Did you ever wear a homemade jacked up Halloween costume as a kid? Especially when you were too young to know it was jacked up? My mother made me an Evel Knievel costume for a scouting talent show when I was in second grade. Mom made that Evel Knievel jumpsuit “from scratch” out of red, white and blue felt. I took a Minnesota Vikings football helmet, covered it in aluminum, and had my own crash helmet.

Scan 2017-6-22 0005-1

I felt so cool in that foil-covered helmet. I set up many ramps and jumped many “cars” in the alley behind my house. I felt like I was bulletproof. I bought a costume of my own a few years ago and last Halloween I did my best impression of Evel’s son Robbie Knievel, goatee and everything.


When I saw the Evel Knievel Museum in Topeka, Kansas was having its Grand Opening during the last weekend in June I was as excited as that 7-year-old kid again and thought, “ We really have to go.” We had prior plans, so we moved the museum trip to mid June.

Always game for a road trip, AJ had only one request: Chicken George. That meant that the trip would include returning through Clinton Iowa, but more about that later. I think she was just trying to get us a longer more scenic ride. She does that sometimes, especially if the actual destination doesn’t grab her.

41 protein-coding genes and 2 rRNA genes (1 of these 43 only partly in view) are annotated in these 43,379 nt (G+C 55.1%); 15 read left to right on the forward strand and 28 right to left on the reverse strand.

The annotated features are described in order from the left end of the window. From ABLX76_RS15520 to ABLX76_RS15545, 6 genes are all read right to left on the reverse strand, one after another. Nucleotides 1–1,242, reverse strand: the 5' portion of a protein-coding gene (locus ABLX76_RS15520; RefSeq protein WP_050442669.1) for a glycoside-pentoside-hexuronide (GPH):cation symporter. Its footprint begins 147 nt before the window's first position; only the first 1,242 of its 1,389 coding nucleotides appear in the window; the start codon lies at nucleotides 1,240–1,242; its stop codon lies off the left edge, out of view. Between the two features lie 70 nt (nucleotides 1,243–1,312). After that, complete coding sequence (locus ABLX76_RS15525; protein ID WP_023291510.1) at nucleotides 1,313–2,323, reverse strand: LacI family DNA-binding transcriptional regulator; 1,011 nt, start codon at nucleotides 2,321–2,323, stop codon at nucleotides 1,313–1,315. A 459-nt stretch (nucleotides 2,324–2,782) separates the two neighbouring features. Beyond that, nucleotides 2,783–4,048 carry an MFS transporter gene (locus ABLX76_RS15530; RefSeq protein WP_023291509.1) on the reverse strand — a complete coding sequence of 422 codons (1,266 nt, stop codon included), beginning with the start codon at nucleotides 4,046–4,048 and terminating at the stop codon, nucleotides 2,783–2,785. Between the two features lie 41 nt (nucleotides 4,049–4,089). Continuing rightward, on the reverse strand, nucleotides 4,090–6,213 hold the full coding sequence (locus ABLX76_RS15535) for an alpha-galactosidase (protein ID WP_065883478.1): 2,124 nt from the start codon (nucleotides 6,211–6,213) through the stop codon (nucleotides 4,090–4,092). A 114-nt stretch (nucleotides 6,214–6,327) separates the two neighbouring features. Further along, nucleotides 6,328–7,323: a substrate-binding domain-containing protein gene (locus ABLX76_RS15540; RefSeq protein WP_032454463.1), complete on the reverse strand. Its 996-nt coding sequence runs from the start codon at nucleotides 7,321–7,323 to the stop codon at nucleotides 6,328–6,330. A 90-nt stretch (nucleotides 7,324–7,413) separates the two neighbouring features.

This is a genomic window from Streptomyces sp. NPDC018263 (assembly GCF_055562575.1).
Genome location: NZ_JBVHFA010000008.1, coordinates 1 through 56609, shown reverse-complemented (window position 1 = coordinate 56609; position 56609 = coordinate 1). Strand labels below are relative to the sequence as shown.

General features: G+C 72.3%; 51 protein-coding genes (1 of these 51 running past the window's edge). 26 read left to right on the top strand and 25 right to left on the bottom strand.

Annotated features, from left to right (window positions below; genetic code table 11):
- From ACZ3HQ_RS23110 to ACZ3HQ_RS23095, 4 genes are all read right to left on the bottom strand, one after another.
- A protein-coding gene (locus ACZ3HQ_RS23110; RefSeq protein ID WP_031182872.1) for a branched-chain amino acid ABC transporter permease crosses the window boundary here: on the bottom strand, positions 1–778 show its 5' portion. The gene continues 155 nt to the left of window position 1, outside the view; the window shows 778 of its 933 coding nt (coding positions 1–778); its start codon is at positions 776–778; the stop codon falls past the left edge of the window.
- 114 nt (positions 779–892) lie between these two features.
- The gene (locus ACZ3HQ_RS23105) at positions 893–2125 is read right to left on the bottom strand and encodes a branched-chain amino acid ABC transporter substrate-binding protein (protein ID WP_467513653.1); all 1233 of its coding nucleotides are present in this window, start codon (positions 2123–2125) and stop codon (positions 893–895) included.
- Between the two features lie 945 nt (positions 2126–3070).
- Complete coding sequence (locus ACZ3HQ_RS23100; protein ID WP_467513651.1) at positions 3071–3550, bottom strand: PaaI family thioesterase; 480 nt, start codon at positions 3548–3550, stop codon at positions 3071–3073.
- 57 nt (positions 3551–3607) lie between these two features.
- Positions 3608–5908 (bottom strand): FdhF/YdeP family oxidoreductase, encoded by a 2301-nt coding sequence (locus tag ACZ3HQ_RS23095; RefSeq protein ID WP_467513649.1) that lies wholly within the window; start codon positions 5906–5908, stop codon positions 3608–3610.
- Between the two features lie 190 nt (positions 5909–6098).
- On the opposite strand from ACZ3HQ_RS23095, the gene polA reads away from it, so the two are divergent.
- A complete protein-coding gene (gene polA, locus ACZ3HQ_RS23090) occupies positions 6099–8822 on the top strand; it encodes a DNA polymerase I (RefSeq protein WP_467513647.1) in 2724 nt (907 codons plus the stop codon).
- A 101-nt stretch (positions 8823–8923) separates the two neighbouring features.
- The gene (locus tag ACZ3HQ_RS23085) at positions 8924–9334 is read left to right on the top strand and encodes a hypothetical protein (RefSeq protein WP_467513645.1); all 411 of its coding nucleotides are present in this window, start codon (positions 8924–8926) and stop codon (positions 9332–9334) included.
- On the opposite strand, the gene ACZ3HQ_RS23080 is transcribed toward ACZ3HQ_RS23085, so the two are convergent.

It’s summer in the Upper Midwest so we decided to leave the leathers at home and travel with raingear as our outer layer. Worked out well, as we got rained on twice. Our rain pants never made it out of the saddlebags. Not worth the bother, I thought, besides dry jeans are in the saddlebags. The weather reports called for heat in the mid 90s and some rainstorms. A sure guarantee for rain on a bike trip is forgetting your rain gear.

I love getting on the road and leaving our cares behind, but sometimes just getting going can be stressful. Last minute packing, wondering did I pack this or that?? Packing the day before helped us get an earlier start on Friday morning and we were able to have a chilled breakfast at home and finish some last minute work assignments and still be on the road by 10 AM.

We rode over 1500 miles in three days, no time for the luxury of all back roads, this trip would have lots on freeway. We rode Minnesota 21 south to New Prague and East on Minnesota 19 to Interstate 35. I 35 took us through Albert Lea and Des Moines to Kansas City. In Kansas City we picked up Interstate 70. I 70 is part of the Kansas toll way.
The I-Pass we picked up in Illinois and used on our trip to Rolling Thunder did not work here. A five-dollar toll to Topeka, no big deal, but it would be nice if these toll roads could get on one system. It was a 526-mile day by the time we got to Topeka.